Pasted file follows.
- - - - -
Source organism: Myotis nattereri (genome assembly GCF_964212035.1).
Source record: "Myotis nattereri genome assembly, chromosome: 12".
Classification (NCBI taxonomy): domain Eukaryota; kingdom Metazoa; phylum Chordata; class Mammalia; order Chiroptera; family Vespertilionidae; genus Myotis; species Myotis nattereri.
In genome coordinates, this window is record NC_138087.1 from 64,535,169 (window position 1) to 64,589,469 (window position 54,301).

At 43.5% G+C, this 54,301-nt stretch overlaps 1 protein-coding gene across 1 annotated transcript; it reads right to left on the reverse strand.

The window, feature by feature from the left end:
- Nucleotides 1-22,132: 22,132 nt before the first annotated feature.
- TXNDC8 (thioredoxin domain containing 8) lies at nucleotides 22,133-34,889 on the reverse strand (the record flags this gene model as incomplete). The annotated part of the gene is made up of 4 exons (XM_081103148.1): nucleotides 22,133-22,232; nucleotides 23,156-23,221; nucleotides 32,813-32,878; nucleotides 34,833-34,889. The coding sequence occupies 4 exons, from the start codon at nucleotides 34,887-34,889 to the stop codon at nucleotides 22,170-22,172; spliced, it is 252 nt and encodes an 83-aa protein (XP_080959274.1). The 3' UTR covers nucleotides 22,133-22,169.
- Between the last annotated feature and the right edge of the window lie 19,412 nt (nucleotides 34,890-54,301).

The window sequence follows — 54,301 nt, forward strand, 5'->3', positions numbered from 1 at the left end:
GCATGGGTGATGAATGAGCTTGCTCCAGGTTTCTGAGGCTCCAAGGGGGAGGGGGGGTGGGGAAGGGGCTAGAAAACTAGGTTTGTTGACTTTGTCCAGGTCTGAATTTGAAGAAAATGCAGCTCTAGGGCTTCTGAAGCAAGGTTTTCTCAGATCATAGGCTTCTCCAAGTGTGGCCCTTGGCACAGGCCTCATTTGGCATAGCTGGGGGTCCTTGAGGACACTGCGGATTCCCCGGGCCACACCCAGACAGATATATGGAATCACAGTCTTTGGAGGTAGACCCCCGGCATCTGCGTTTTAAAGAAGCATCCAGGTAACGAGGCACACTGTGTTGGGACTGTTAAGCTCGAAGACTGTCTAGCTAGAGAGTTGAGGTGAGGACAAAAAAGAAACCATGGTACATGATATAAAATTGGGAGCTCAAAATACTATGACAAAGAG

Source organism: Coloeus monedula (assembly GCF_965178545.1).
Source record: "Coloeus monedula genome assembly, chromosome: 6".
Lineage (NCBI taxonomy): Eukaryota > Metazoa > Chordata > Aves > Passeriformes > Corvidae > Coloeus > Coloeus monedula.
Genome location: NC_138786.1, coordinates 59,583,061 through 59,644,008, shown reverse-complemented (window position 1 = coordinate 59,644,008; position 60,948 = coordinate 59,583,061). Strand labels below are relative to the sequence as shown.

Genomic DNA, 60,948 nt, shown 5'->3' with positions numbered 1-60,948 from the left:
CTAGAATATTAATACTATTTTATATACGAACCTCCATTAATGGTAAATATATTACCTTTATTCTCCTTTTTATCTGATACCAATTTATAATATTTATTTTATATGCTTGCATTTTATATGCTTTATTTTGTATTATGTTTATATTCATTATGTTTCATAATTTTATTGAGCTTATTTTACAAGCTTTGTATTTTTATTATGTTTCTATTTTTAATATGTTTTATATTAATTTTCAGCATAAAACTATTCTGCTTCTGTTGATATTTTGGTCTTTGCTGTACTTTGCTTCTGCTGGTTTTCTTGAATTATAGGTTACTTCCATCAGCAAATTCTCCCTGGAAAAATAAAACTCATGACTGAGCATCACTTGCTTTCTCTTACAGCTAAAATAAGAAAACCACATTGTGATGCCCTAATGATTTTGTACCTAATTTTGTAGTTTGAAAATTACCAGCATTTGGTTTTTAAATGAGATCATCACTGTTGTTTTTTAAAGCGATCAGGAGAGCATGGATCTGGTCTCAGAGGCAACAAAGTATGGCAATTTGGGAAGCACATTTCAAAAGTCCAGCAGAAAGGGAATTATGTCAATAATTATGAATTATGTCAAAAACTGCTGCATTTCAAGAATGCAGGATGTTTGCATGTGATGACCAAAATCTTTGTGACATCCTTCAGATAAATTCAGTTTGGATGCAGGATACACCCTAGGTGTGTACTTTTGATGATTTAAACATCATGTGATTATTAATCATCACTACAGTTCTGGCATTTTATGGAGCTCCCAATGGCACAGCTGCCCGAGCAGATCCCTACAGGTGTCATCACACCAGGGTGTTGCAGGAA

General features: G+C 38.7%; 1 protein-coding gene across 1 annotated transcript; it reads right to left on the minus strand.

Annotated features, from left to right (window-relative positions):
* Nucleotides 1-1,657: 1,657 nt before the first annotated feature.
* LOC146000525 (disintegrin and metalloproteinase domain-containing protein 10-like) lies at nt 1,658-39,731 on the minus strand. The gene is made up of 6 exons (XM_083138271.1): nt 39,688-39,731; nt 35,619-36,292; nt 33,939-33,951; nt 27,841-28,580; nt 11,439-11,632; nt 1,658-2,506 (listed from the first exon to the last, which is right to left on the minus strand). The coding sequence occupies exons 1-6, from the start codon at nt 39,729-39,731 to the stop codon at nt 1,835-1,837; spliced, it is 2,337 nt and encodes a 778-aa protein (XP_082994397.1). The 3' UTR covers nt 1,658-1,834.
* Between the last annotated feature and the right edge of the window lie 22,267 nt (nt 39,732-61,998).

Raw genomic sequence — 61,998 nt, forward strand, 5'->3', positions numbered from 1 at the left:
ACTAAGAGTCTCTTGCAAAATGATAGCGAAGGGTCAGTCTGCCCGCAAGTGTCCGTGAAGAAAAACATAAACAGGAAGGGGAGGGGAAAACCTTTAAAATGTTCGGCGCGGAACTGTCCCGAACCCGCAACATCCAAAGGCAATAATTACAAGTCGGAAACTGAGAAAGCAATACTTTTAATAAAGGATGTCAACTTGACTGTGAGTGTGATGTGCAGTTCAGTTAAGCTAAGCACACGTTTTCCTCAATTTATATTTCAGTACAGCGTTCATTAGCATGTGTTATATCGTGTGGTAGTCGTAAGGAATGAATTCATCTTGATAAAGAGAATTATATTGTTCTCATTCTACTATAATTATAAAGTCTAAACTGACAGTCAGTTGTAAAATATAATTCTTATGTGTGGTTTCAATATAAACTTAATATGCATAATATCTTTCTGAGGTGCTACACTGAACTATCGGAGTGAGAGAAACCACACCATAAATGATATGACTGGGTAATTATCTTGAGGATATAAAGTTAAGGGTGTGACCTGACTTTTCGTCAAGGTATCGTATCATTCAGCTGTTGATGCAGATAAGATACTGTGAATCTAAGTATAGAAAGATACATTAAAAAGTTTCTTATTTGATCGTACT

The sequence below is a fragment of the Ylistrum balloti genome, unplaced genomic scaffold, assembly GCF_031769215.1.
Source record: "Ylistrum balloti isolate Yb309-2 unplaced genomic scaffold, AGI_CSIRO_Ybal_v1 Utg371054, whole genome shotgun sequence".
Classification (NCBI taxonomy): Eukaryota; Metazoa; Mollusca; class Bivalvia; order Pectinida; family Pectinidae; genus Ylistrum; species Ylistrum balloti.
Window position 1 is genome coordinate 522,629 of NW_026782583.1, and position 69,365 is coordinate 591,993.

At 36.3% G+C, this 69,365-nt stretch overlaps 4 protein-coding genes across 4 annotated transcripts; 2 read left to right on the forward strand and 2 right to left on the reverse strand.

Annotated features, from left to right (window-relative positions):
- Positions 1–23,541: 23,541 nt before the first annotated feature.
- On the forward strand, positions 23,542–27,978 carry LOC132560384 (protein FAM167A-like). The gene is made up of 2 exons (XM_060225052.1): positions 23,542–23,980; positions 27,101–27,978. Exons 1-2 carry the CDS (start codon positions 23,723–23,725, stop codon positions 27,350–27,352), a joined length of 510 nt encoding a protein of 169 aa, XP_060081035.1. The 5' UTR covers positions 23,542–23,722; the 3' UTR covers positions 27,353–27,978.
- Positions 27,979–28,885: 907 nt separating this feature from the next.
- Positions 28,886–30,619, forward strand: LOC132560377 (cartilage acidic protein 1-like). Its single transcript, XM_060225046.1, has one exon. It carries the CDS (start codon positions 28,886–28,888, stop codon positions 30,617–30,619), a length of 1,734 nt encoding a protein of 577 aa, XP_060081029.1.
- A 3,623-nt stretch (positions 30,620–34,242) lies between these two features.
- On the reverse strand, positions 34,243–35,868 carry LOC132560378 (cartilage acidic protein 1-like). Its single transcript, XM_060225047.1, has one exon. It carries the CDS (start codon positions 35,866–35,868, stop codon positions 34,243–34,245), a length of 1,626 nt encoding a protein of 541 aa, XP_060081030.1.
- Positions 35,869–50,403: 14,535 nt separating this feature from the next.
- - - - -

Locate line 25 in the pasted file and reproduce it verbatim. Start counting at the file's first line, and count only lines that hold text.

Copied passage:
The sequence below is a fragment of the Ylistrum balloti genome, unplaced genomic scaffold, assembly GCF_031769215.1.